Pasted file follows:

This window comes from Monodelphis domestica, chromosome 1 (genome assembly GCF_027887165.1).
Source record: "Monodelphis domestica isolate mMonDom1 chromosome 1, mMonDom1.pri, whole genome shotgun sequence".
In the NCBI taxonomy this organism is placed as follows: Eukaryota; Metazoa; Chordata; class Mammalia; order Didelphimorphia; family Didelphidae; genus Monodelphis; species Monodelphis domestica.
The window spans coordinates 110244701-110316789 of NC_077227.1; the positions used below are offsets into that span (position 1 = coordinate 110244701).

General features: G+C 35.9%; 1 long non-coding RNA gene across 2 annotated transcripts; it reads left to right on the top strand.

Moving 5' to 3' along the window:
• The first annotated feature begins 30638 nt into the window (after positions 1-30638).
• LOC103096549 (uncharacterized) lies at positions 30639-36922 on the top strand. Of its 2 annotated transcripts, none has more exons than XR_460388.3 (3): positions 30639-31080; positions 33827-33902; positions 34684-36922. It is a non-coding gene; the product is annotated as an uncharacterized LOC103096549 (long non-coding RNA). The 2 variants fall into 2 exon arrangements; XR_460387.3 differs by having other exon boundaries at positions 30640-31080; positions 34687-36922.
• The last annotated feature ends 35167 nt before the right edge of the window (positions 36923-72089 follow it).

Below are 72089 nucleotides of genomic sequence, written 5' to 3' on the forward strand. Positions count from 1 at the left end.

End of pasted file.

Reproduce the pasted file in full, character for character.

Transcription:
This window comes from Monodelphis domestica, chromosome 1 (genome assembly GCF_027887165.1).
Source record: "Monodelphis domestica isolate mMonDom1 chromosome 1, mMonDom1.pri, whole genome shotgun sequence".
In the NCBI taxonomy this organism is placed as follows: Eukaryota; Metazoa; Chordata; class Mammalia; order Didelphimorphia; family Didelphidae; genus Monodelphis; species Monodelphis domestica.
The window spans coordinates 110244701-110316789 of NC_077227.1; the positions used below are offsets into that span (position 1 = coordinate 110244701).

General features: G+C 35.9%; 1 long non-coding RNA gene across 2 annotated transcripts; it reads left to right on the top strand.

Moving 5' to 3' along the window:
• The first annotated feature begins 30638 nt into the window (after positions 1-30638).
• LOC103096549 (uncharacterized) lies at positions 30639-36922 on the top strand. Of its 2 annotated transcripts, none has more exons than XR_460388.3 (3): positions 30639-31080; positions 33827-33902; positions 34684-36922. It is a non-coding gene; the product is annotated as an uncharacterized LOC103096549 (long non-coding RNA). The 2 variants fall into 2 exon arrangements; XR_460387.3 differs by having other exon boundaries at positions 30640-31080; positions 34687-36922.
• The last annotated feature ends 35167 nt before the right edge of the window (positions 36923-72089 follow it).

Below are 72089 nucleotides of genomic sequence, written 5' to 3' on the forward strand. Positions count from 1 at the left end.